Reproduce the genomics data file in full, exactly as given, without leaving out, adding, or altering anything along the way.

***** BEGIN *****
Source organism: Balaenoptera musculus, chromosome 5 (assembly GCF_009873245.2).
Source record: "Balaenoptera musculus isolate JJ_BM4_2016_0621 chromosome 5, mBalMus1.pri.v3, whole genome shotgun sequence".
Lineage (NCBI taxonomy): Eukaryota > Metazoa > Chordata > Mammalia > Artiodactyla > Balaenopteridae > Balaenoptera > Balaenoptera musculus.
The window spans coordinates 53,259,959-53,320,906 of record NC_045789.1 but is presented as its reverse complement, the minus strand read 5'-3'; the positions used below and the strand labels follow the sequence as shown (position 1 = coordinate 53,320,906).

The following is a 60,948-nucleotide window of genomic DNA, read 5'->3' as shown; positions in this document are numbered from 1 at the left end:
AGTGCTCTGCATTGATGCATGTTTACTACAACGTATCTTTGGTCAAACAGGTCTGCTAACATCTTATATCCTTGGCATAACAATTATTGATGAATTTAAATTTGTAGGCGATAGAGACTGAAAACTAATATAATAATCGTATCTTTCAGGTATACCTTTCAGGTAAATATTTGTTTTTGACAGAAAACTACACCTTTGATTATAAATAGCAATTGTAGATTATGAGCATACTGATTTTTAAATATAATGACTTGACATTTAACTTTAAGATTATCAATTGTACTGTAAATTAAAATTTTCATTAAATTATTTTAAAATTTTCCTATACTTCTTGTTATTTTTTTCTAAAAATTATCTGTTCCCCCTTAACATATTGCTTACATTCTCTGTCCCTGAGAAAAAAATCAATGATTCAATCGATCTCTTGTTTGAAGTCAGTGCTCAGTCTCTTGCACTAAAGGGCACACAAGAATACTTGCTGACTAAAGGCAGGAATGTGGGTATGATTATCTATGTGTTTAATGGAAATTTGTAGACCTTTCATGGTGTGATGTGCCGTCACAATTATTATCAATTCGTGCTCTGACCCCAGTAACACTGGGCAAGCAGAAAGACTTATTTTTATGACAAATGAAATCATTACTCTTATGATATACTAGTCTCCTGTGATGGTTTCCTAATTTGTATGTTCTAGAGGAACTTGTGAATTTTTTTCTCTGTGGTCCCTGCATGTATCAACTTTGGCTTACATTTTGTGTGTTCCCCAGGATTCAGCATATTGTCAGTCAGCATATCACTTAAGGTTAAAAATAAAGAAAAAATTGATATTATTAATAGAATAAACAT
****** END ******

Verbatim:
Source organism: Balaenoptera musculus, chromosome 5 (assembly GCF_009873245.2).
Source record: "Balaenoptera musculus isolate JJ_BM4_2016_0621 chromosome 5, mBalMus1.pri.v3, whole genome shotgun sequence".
Lineage (NCBI taxonomy): Eukaryota > Metazoa > Chordata > Mammalia > Artiodactyla > Balaenopteridae > Balaenoptera > Balaenoptera musculus.
The window spans coordinates 53,259,959-53,320,906 of record NC_045789.1 but is presented as its reverse complement, the minus strand read 5'-3'; the positions used below and the strand labels follow the sequence as shown (position 1 = coordinate 53,320,906).

The following is a 60,948-nucleotide window of genomic DNA, read 5'->3' as shown; positions in this document are numbered from 1 at the left end:
AGTGCTCTGCATTGATGCATGTTTACTACAACGTATCTTTGGTCAAACAGGTCTGCTAACATCTTATATCCTTGGCATAACAATTATTGATGAATTTAAATTTGTAGGCGATAGAGACTGAAAACTAATATAATAATCGTATCTTTCAGGTATACCTTTCAGGTAAATATTTGTTTTTGACAGAAAACTACACCTTTGATTATAAATAGCAATTGTAGATTATGAGCATACTGATTTTTAAATATAATGACTTGACATTTAACTTTAAGATTATCAATTGTACTGTAAATTAAAATTTTCATTAAATTATTTTAAAATTTTCCTATACTTCTTGTTATTTTTTTCTAAAAATTATCTGTTCCCCCTTAACATATTGCTTACATTCTCTGTCCCTGAGAAAAAAATCAATGATTCAATCGATCTCTTGTTTGAAGTCAGTGCTCAGTCTCTTGCACTAAAGGGCACACAAGAATACTTGCTGACTAAAGGCAGGAATGTGGGTATGATTATCTATGTGTTTAATGGAAATTTGTAGACCTTTCATGGTGTGATGTGCCGTCACAATTATTATCAATTCGTGCTCTGACCCCAGTAACACTGGGCAAGCAGAAAGACTTATTTTTATGACAAATGAAATCATTACTCTTATGATATACTAGTCTCCTGTGATGGTTTCCTAATTTGTATGTTCTAGAGGAACTTGTGAATTTTTTTCTCTGTGGTCCCTGCATGTATCAACTTTGGCTTACATTTTGTGTGTTCCCCAGGATTCAGCATATTGTCAGTCAGCATATCACTTAAGGTTAAAAATAAAGAAAAAATTGATATTATTAATAGAATAAACAT